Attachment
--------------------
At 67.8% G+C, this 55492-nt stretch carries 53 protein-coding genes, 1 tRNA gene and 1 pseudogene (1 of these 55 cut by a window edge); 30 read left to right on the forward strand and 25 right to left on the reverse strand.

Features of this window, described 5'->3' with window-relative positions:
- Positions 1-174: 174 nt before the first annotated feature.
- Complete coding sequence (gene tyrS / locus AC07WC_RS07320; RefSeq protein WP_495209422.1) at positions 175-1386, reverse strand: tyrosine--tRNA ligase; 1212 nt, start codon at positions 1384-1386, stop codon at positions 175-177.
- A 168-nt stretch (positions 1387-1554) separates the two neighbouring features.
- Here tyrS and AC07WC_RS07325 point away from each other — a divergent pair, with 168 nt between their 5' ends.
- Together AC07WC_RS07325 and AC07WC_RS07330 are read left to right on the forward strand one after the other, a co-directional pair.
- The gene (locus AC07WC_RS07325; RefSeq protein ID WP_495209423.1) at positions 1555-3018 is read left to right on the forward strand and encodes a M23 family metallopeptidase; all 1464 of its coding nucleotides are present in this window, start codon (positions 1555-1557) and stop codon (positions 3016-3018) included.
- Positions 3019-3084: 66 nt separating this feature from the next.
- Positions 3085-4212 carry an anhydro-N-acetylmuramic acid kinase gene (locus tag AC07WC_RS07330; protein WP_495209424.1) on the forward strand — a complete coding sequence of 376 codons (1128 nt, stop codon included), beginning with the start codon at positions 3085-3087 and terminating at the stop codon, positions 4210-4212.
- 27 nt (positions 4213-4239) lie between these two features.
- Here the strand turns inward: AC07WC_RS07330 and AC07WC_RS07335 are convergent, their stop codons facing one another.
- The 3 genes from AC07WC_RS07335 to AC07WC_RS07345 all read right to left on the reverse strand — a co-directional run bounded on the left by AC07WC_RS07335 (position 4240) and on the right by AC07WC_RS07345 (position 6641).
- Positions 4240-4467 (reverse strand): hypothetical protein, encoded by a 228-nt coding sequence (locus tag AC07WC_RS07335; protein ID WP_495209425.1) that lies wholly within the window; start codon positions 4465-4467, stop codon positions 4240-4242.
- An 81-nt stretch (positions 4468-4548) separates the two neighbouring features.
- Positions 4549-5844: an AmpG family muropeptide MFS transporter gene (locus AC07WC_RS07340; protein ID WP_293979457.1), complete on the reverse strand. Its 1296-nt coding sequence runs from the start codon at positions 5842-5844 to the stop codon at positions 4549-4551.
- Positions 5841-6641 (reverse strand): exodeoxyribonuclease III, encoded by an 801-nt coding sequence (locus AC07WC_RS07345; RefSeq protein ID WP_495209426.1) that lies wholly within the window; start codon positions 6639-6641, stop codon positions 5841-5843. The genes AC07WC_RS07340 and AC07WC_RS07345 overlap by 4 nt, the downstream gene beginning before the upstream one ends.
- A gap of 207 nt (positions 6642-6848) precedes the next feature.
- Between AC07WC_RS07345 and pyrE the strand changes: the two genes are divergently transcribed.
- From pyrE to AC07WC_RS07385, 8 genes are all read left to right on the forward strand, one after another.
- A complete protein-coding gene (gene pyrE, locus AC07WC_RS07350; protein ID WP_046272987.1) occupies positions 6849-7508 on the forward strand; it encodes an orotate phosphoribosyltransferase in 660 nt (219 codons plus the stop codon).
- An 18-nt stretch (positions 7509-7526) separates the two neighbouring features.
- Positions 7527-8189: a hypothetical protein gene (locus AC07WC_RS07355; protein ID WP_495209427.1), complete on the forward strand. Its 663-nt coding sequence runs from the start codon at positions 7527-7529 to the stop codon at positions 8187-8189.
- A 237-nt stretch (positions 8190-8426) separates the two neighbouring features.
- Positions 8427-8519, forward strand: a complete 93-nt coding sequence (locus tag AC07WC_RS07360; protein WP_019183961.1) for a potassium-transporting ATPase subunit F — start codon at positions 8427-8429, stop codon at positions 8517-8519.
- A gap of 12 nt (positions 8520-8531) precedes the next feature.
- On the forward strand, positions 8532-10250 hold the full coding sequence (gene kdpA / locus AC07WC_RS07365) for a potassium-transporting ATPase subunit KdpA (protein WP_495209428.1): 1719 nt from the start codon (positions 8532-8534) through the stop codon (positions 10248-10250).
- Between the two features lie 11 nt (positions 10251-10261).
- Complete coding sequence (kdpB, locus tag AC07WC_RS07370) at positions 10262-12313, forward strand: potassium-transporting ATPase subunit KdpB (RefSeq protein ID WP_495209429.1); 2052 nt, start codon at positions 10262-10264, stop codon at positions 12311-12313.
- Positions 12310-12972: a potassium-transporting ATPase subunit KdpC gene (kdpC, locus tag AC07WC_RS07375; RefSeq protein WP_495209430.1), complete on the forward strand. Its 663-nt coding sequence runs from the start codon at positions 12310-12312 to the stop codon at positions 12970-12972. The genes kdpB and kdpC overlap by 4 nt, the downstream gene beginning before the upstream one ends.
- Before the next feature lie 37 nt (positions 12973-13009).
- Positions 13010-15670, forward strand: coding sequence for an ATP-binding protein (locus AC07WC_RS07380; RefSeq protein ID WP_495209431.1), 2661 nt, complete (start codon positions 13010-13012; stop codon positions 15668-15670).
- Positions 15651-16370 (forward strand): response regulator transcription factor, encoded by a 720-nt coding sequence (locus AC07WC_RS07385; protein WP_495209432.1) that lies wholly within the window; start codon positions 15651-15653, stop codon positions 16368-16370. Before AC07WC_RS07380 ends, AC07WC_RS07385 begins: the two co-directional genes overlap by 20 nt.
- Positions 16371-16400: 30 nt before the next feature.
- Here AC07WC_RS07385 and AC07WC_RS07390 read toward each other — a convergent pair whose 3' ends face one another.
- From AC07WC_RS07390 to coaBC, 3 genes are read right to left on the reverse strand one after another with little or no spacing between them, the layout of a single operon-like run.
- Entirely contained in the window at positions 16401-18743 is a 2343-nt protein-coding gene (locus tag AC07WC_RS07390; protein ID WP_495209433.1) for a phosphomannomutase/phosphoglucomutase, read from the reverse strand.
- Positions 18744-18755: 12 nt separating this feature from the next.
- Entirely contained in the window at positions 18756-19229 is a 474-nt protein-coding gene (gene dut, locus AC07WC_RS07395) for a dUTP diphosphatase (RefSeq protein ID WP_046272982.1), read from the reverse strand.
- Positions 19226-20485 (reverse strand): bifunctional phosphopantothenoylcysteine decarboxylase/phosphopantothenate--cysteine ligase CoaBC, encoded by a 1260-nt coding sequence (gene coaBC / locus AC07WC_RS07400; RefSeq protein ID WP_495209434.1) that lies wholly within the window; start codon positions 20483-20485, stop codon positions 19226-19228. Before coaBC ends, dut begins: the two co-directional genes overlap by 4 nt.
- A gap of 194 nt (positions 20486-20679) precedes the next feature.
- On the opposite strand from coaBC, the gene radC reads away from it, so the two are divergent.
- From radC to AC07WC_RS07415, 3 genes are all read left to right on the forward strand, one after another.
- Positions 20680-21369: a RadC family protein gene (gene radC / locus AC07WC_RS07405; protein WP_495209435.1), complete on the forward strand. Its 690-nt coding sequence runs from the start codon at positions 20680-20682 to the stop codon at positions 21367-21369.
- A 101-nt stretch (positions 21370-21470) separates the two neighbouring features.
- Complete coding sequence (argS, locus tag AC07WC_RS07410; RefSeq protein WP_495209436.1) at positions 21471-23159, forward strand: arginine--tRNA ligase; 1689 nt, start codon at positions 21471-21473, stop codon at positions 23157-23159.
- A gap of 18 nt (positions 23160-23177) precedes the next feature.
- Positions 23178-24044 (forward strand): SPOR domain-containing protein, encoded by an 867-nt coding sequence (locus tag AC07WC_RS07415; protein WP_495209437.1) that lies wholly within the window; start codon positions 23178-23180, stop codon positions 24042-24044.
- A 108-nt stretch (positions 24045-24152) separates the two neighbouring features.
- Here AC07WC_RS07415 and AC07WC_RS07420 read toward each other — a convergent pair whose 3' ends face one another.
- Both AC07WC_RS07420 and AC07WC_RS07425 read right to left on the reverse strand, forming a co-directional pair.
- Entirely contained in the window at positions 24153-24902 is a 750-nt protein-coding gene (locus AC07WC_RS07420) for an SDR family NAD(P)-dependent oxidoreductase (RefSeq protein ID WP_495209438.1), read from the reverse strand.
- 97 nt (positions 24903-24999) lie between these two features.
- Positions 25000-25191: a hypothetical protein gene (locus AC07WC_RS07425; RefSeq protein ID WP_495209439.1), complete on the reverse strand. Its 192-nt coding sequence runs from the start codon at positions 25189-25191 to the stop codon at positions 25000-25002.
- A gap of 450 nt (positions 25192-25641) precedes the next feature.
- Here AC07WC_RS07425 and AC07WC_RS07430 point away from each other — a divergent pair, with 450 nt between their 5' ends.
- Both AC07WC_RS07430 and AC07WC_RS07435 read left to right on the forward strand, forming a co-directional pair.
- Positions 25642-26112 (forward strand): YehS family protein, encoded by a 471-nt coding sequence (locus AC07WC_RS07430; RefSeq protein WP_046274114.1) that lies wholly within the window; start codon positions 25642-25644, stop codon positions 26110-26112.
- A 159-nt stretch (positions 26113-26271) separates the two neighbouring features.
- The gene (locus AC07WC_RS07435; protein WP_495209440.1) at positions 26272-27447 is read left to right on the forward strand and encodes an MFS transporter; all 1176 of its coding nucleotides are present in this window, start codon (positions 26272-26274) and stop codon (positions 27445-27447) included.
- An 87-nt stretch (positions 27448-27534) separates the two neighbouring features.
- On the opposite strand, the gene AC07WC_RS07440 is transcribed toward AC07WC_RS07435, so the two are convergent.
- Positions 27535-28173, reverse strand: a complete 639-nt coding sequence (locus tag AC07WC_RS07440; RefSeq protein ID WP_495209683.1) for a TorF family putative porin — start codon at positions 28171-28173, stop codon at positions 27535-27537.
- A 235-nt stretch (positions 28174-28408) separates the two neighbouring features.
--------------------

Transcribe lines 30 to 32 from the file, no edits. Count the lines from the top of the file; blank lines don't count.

- Positions 12310-12972: a potassium-transporting ATPase subunit KdpC gene (kdpC, locus tag AC07WC_RS07375; RefSeq protein WP_495209430.1), complete on the forward strand. Its 663-nt coding sequence runs from the start codon at positions 12310-12312 to the stop codon at positions 12970-12972. The genes kdpB and kdpC overlap by 4 nt, the downstream gene beginning before the upstream one ends.
- Before the next feature lie 37 nt (positions 12973-13009).
- Positions 13010-15670, forward strand: coding sequence for an ATP-binding protein (locus AC07WC_RS07380; RefSeq protein ID WP_495209431.1), 2661 nt, complete (start codon positions 13010-13012; stop codon positions 15668-15670).